Martin Luther King Jr., a heavy hitter in the historic league of radical voices for racial justice, voices that white people love to echo from pulpits, political stumps, and social media platforms. This article being case and point. However, I, a white scholar and pastor hope to amplify the King’s speech authentically and redemptively.  King’s sermons were prophetic speeches that were socially and theologically filled with vivid imagination of a new world built upon reconciliation of all people. On May 17, 1956, at the Cathedral of St. John the Divine in New York City, King delivers the sermon, “Death of Evil upon the Seashore,” proclaiming the fundamental core a black preaching, liberation, with a powerful twist of truth on salvation.

In his research on Martin Luther King Jr., scholar Sunggu Yang illuminates how “King realizes and propagates the God of cosmic reconciliation manifested through(out) the universe” (Yang, 2019). This cosmic reconciliation is rooted in the homiletic world of King’s preaching specifically when he draws upon the Exodus story. There is a long history and tradition within the black church that connects the Israelite Exodus story to the liberation of black people in the United States. With this said, the correlation between White America and Ancient Egypt becomes a pivotal preaching illustration in black pulpits following the Civil War and throughout the twentieth century. Even today, black preachers parallel the evils of ancient Egypt’s brutal oppression and enslavement of the Hebrew people to the continual evils of white America’s violent oppression and enslavement of African Americans.

However, up until the mid-twentieth century, proclamation of salvation in the black Exodus story for white Americans was practically non-existent in black pulpits. It was the sermons of Martin Luther King Jr. that proliferated the possibility of God’s salvation and liberation for both sides, the oppressed and the oppressor. A new narrative was proclaimed in the King’s speech creating theological room for white people. For over a century, spiritual reconciliation of the individual soul of the oppressor was lumped together, enmeshed with the damnation of corrupt systems of Egyptian and American societies. The evil system of enslavement led to the belief the enslaver themselves were evil. However, King illuminates a key nuance in the traditional illustration of the Exodus story. The evildoer is not evil but rather “ignorant victims or unfortunate counter-slaves captured in the universal evil scheme.” There is not doubt that King believes the universal evil must be defeated but he is able to hold a difficult truth that the evil-performer could be freed and liberated. According to King, an exorcism of the cosmic evil must take place for there to be repentance and reconciliation.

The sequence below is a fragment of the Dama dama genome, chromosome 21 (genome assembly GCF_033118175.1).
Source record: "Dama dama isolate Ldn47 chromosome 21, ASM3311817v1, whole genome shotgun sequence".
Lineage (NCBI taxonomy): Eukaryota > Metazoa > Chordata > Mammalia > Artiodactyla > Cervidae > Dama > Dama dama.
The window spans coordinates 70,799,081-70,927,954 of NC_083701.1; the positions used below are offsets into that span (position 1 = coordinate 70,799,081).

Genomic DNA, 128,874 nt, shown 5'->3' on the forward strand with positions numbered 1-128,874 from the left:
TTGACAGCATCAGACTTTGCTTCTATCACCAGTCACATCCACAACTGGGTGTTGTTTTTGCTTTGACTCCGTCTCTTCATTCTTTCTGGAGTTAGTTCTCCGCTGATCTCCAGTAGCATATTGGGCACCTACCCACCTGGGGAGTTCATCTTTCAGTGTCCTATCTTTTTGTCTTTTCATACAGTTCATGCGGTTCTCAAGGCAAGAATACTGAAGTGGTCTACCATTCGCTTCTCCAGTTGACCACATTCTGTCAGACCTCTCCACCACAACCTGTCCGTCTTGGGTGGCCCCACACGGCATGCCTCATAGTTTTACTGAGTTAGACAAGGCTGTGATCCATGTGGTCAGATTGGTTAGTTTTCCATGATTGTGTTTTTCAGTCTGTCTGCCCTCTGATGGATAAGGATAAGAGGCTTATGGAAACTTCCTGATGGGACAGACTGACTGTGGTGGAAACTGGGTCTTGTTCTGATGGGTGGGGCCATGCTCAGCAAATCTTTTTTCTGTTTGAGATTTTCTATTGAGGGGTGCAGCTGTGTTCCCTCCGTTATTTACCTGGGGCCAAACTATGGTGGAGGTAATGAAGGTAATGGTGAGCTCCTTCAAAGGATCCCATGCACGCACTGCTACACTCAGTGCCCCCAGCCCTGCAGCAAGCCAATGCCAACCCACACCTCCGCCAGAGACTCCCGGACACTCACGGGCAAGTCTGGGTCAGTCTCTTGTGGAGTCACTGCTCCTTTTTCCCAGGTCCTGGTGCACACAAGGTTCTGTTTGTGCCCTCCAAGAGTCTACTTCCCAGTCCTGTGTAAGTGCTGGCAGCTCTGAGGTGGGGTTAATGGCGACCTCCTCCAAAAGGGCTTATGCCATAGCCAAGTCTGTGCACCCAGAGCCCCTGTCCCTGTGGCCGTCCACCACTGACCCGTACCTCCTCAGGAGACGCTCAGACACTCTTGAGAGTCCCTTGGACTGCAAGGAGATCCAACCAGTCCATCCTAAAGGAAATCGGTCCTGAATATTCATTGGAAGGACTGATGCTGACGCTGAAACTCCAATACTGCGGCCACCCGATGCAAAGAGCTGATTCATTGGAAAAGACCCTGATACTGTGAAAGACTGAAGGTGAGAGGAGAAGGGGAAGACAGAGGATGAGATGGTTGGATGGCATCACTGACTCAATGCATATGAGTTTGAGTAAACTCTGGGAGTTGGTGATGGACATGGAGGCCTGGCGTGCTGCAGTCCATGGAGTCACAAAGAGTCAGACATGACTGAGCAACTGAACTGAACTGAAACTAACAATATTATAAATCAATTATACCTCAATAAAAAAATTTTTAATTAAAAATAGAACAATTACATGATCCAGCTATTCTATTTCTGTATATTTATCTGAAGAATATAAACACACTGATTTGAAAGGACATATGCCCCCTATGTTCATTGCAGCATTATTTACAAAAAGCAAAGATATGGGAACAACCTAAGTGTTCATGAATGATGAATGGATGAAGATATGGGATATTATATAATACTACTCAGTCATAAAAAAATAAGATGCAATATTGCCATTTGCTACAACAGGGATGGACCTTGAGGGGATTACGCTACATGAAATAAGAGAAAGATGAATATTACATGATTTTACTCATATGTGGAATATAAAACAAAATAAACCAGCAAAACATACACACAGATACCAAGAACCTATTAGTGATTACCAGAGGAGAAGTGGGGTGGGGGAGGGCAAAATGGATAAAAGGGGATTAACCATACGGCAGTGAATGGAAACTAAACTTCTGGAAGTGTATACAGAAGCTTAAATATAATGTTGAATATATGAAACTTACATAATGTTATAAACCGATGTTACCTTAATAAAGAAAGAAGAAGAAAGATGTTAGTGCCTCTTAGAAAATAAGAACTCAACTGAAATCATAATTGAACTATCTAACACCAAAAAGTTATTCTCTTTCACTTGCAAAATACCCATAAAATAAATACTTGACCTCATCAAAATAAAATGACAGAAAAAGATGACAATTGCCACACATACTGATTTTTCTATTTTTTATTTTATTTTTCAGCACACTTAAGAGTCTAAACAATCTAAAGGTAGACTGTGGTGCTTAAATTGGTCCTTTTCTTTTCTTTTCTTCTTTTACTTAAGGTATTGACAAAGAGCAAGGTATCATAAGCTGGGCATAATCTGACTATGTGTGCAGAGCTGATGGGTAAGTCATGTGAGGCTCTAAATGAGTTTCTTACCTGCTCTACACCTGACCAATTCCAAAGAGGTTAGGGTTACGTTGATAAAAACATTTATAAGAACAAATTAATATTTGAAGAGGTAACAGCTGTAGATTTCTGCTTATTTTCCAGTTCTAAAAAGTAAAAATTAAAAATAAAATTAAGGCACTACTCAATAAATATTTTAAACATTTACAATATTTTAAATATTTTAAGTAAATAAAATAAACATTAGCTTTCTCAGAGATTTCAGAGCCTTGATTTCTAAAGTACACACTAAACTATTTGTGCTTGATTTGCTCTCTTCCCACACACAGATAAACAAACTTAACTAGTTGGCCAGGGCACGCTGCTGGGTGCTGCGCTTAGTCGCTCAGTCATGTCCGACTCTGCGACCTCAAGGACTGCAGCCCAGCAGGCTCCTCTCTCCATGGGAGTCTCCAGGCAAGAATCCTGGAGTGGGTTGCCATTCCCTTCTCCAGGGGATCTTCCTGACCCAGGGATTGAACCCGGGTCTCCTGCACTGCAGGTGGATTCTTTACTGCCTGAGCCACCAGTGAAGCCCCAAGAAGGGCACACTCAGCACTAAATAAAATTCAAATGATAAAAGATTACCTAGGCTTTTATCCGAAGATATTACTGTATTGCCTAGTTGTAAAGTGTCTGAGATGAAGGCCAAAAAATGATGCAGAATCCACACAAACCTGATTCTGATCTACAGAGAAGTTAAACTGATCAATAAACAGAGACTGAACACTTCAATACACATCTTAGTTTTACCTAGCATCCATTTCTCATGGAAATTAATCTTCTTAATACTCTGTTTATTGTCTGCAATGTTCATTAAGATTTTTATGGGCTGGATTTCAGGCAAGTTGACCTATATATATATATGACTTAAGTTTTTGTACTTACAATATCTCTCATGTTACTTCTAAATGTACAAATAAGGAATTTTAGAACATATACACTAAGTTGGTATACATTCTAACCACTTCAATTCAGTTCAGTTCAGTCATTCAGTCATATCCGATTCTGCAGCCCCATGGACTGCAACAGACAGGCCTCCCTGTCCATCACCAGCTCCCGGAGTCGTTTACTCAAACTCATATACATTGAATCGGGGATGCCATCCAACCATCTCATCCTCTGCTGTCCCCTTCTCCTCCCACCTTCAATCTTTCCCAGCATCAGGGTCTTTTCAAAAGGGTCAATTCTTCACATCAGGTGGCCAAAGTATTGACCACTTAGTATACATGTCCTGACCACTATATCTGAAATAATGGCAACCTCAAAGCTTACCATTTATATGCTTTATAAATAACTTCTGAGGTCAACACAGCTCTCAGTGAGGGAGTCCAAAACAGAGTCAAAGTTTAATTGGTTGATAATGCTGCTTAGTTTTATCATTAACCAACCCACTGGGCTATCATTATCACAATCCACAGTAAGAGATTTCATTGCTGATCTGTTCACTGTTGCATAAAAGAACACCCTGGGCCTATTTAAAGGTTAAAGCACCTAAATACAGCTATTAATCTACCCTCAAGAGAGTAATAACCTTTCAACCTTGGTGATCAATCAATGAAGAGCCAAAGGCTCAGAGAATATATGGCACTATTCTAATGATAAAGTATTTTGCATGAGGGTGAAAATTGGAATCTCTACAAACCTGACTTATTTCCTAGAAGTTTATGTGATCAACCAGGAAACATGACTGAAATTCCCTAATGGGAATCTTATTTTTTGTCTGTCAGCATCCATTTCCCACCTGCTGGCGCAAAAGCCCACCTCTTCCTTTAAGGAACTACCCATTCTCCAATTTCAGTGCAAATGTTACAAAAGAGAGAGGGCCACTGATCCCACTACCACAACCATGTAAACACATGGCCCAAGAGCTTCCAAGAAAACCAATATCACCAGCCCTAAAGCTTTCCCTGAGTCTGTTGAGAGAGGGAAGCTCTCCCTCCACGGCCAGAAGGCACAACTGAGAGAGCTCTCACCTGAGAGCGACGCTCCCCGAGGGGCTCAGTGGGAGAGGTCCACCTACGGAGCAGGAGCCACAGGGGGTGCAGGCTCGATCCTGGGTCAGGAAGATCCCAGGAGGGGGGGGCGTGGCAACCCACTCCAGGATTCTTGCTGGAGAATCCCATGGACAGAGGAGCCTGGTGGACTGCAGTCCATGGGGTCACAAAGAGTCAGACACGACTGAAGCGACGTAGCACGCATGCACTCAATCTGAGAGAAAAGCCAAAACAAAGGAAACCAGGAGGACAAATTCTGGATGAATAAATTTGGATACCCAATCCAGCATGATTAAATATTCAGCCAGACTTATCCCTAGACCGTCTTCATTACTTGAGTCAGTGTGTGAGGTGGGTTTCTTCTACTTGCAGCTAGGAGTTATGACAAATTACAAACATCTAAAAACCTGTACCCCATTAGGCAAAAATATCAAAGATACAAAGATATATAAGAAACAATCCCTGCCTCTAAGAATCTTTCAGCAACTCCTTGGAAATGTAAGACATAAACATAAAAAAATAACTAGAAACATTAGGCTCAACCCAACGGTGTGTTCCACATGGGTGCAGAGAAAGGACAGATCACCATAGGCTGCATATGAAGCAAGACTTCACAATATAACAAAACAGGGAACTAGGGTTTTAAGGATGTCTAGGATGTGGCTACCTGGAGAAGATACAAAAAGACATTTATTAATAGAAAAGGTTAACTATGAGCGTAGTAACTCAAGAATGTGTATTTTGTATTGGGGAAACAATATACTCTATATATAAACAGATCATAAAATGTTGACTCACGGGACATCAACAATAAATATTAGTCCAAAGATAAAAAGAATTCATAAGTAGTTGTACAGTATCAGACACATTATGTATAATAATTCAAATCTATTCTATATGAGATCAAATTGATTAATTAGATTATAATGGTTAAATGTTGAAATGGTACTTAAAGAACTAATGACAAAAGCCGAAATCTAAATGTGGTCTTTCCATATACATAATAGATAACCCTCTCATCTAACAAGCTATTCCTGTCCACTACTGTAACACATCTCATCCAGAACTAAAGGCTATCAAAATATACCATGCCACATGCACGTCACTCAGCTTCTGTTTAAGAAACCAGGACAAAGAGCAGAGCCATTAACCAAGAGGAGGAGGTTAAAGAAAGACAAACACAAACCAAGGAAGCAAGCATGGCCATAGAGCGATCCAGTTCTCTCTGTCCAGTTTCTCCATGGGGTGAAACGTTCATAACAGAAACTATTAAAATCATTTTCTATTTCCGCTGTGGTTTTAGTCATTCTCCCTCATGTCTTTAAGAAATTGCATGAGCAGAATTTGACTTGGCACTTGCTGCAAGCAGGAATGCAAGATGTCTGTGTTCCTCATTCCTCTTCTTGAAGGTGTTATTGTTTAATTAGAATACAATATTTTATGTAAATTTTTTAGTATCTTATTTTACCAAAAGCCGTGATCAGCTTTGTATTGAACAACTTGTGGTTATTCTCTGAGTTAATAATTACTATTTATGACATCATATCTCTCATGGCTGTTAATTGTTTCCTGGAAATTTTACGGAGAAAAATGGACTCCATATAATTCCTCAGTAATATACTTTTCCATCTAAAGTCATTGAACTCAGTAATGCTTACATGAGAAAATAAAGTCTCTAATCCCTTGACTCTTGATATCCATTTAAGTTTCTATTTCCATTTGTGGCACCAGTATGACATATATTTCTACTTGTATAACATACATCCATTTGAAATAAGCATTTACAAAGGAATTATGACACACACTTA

This gospel truth, this good news, was and is still not received by many white Americans for two major issues. First, most white Americans do not see the evil within society which leads to the second issue. White Americans do not want to be seen as evildoers in need of repentance.

Erica Whitaker is the Associate Director of BSK’s Institute for Black Church Studies. Previously, Whitaker was the Senior Pastor of Buechel Park Baptist Church in Louisville, KY. Whitaker came to Louisville from Dallas, where she was a pastoral resident at Wilshire Baptist Church. She also has been a student minister, a minister of outreach and a chaplain.  She is a member of Baptist News Global’s Board of Directors and serves on Kentucky Baptist Women in Ministry’s Advisory Council.

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